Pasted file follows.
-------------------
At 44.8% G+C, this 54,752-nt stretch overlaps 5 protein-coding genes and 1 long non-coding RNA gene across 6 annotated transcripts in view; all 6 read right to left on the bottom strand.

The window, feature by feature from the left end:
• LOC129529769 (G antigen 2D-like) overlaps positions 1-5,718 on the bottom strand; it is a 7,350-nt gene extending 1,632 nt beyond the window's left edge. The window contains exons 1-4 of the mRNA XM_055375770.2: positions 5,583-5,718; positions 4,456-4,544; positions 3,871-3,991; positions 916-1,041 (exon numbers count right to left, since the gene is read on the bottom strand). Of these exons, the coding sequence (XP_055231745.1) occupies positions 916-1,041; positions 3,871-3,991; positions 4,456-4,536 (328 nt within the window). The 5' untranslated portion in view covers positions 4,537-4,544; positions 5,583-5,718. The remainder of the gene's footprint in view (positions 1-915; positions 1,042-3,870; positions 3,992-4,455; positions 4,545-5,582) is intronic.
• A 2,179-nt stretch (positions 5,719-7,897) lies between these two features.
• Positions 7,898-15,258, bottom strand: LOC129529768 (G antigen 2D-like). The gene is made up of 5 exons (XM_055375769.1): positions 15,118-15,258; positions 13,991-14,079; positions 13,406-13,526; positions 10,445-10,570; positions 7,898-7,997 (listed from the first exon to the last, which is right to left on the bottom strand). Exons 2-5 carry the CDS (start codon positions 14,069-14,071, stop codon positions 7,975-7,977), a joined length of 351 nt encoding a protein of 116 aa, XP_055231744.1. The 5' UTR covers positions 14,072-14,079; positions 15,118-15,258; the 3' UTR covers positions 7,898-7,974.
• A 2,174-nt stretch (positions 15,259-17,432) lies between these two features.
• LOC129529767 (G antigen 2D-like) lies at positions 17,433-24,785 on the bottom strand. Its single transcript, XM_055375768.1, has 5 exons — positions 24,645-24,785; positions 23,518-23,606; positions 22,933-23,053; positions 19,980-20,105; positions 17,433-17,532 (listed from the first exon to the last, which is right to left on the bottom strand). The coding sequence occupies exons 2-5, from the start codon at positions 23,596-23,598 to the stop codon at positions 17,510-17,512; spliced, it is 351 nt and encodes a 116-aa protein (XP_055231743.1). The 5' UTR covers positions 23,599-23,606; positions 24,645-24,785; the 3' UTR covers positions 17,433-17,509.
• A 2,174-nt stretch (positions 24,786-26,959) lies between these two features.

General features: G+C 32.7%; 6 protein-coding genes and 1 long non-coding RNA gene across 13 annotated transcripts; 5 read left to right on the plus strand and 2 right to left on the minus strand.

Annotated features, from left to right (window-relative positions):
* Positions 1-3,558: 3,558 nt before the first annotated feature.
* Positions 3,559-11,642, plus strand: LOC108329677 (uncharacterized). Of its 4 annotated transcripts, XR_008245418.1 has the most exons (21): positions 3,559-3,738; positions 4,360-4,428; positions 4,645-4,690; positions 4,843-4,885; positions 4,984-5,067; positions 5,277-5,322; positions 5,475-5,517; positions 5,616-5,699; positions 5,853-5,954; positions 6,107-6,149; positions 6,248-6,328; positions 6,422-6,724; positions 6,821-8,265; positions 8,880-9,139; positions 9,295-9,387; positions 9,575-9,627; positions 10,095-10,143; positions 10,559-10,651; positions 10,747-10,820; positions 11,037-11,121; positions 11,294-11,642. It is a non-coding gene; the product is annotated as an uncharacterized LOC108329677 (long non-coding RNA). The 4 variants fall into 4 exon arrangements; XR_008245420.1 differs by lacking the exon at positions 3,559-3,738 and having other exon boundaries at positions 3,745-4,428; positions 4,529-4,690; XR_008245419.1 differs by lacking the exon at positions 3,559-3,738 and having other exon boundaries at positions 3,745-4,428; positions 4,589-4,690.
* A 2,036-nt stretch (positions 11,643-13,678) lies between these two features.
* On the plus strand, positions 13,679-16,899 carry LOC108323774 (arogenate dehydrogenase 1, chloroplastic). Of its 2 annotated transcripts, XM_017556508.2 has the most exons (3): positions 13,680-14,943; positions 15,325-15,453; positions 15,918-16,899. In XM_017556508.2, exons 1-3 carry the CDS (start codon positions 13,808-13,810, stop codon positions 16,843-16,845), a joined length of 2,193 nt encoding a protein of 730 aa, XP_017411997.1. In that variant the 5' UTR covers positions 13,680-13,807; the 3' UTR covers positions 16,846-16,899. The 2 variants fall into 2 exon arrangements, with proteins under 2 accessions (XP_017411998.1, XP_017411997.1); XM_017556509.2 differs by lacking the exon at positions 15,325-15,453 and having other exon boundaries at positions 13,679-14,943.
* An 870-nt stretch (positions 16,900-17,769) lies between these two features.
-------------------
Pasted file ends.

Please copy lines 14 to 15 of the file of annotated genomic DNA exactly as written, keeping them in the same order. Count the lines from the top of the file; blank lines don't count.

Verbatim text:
* On the plus strand, positions 13,679-16,899 carry LOC108323774 (arogenate dehydrogenase 1, chloroplastic). Of its 2 annotated transcripts, XM_017556508.2 has the most exons (3): positions 13,680-14,943; positions 15,325-15,453; positions 15,918-16,899. In XM_017556508.2, exons 1-3 carry the CDS (start codon positions 13,808-13,810, stop codon positions 16,843-16,845), a joined length of 2,193 nt encoding a protein of 730 aa, XP_017411997.1. In that variant the 5' UTR covers positions 13,680-13,807; the 3' UTR covers positions 16,846-16,899. The 2 variants fall into 2 exon arrangements, with proteins under 2 accessions (XP_017411998.1, XP_017411997.1); XM_017556509.2 differs by lacking the exon at positions 15,325-15,453 and having other exon boundaries at positions 13,679-14,943.
* An 870-nt stretch (positions 16,900-17,769) lies between these two features.